The Shift Super Stock arrived with Windows 7 Professional installed, but it’s bloatware-free. Two shortcuts on the desktop provide links to free Office and antivirus software, but you can delete those if you’ve rather stick to your own wares.
I have to take a second to call out the Shift’s binder-based information packet. Housed in a simple plastic case, it packs quite a bit of stuff: a complimentary Maingear t-shirt, the installation DVD for Windows, software for the Blu-ray burner, and codes for some games. Then there’s the documentation proper–a generic guide highlighting the features of all of Maingear’s product lines, plus the Maingear manifesto. The highlight is the 55-point “Pit Crew Log” that guides you through every stage of the qualification process, including benchmark results, the bios and driver versions installed on the machine when it shipped, and the signature of the Maingear employee who built your PC.
Plenty of PCs work their way through PCWorld Labs, and it’s tricky for one to stand out–especially among Performance desktops, which use very similar components, are overclocked to comparable levels, and earn comparable scores. But the Shift Super Stock ticks all of the requisite boxes for power, intimidating size, and daunting price tag, but then it goes beyond, with a singular chassis that couples accessibility and intelligent thermal management. And further still, with concise documentation that provides a timeline of the Shift’s birth and brings up some measure of accountability if something goes wrong. I’m not exactly a fan of blue (I’d prefer dark green, or maybe subtle gray), but the automotive finish is stunningly well done; you also have the option of choosing a custom color in the configurator.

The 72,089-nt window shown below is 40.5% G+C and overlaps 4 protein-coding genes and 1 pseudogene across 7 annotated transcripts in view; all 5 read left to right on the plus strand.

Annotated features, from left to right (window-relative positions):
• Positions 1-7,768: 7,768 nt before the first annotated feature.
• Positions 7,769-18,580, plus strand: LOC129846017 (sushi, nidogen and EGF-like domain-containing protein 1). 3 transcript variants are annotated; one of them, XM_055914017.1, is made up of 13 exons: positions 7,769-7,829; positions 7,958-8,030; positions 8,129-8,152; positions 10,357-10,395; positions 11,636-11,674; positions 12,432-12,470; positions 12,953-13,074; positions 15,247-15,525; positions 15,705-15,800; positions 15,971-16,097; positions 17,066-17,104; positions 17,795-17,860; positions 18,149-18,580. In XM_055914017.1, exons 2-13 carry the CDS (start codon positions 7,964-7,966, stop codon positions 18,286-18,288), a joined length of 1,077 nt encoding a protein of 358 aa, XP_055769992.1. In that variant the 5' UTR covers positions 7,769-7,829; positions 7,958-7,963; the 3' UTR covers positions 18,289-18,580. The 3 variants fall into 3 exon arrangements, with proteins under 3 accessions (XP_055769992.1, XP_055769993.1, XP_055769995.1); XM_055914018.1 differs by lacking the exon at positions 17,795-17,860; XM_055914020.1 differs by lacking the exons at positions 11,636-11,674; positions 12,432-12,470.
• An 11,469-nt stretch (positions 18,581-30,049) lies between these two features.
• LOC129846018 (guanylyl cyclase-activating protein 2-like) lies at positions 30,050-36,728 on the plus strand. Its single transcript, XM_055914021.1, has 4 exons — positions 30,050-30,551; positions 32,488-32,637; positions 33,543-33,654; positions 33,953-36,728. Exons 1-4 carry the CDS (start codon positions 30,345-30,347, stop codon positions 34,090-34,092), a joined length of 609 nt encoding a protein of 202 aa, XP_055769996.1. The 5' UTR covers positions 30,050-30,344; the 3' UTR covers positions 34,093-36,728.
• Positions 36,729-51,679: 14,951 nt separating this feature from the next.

I can’t honestly recommend that anyone go out and spend $8000 on a PC. If you know that you need this much performance to tackle your tasks, however, and you have gobs of cash to throw at your hardware, you’ll be happy to know that the Shift Super Stock’s build quality is superb, and that Maingear offers plenty of customization options.
Since I’m a bit of a miser, when I tackle these expensive performance behemoths I usually look into what it would take to build the machine myself. If I can save a few hundred bucks (or more) by investing a day or two of tinkering–which I enjoy–why should I involve a middleman?
The Shift Super Stock is as compelling a response as I need.